Experiences of Violence, Perceptions of Neighborhood, and Psychosocial Adjustment Among West African Refugee Youth

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Abstract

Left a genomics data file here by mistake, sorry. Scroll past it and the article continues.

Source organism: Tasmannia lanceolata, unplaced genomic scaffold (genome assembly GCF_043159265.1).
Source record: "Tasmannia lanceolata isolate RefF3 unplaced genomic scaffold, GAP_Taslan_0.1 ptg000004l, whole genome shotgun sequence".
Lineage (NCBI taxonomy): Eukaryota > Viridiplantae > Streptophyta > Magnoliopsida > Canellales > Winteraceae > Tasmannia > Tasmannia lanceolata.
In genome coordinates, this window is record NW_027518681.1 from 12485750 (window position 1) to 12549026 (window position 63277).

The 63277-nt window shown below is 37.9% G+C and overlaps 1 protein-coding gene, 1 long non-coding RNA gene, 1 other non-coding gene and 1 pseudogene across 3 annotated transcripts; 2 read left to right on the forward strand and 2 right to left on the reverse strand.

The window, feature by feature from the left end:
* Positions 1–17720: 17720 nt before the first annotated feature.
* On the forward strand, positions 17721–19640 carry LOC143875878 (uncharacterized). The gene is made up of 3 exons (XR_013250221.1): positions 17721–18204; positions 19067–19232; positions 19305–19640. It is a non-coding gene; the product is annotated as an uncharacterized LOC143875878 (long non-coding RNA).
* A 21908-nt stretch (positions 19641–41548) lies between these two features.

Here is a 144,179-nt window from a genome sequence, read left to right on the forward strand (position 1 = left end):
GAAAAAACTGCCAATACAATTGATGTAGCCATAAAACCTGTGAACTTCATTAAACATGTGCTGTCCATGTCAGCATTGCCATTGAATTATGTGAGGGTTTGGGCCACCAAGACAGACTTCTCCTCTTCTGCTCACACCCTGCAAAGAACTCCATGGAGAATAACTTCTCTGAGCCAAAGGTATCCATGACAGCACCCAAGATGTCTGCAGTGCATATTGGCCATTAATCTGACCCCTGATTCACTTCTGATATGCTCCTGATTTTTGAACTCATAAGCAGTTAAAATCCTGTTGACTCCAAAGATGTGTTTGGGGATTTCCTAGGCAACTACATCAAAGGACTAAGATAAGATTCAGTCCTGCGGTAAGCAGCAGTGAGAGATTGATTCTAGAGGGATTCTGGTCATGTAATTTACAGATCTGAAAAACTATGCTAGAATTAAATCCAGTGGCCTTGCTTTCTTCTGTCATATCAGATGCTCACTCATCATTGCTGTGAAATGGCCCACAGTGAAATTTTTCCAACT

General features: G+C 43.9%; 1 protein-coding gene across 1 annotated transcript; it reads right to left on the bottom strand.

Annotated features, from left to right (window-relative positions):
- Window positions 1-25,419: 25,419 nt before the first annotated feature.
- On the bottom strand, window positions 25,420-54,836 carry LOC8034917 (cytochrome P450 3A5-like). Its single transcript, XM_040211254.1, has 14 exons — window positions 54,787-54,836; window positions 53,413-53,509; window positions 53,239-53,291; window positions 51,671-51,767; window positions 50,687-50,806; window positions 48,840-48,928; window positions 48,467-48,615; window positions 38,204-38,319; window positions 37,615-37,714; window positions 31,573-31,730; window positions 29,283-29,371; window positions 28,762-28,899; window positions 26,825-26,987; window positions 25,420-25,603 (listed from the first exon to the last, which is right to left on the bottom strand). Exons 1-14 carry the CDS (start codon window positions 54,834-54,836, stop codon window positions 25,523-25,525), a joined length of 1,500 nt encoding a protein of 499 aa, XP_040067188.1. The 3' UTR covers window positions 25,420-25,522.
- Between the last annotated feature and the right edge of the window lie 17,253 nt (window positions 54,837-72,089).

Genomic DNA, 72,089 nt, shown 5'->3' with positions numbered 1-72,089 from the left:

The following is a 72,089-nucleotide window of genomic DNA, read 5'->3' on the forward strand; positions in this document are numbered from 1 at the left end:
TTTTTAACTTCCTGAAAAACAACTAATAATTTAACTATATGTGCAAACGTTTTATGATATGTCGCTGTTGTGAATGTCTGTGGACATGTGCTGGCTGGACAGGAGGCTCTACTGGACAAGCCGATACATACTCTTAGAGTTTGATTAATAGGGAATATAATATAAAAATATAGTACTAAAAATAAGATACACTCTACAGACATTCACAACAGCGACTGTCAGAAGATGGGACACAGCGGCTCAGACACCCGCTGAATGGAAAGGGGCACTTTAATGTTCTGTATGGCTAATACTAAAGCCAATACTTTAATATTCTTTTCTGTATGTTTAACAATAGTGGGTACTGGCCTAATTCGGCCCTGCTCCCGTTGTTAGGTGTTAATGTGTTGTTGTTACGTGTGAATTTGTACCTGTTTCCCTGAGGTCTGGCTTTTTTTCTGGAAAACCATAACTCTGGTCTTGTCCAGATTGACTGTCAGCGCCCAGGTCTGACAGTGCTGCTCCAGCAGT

The present study examined experiences of school and community violence exposure, perceptions of neighborhood, and socio-emotional health among refugee and nonrefugee youth in The Republic of The Gambia, West Africa. Participants included 943 10th and 11th grade students at 6 Gambian senior secondary schools. Participants completed a self-report survey (the Social and Health Assessment). Findings indicate that, although both refugee (n = 33) and nonrefugee (n = 910) youth reported frequent exposure to community and school violence, refugee youth report the highest levels. Refugee youth also reported significantly higher levels of post-traumatic stress reaction and delinquent behavior compared with their Gambian peers. Refugee youth were significantly more likely to report having been high from alcohol or marijuana at school, and having sold drugs to earn money within the past year compared to Gambian youth. Among Gambian youth, those living in neighborhoods with a refugee presence were more likely than those living in neighborhoods without refugees to report higher levels of community and school violence exposure. Perceptions of neighborhood emerged as a significant moderator in the link between refugee status and delinquent behavior and depression. Negative perceptions of neighborhood were related to increased levels of delinquent behavior among refugee youth, but not among Gambian youth. Neighborhood perceptions did not appear to influence post-traumatic stress reaction among refugee or Gambian youth. The research sheds light on the socio-emotional health of refugee youth who are in the resettlement stage of adjustment and their nonrefugee peers.

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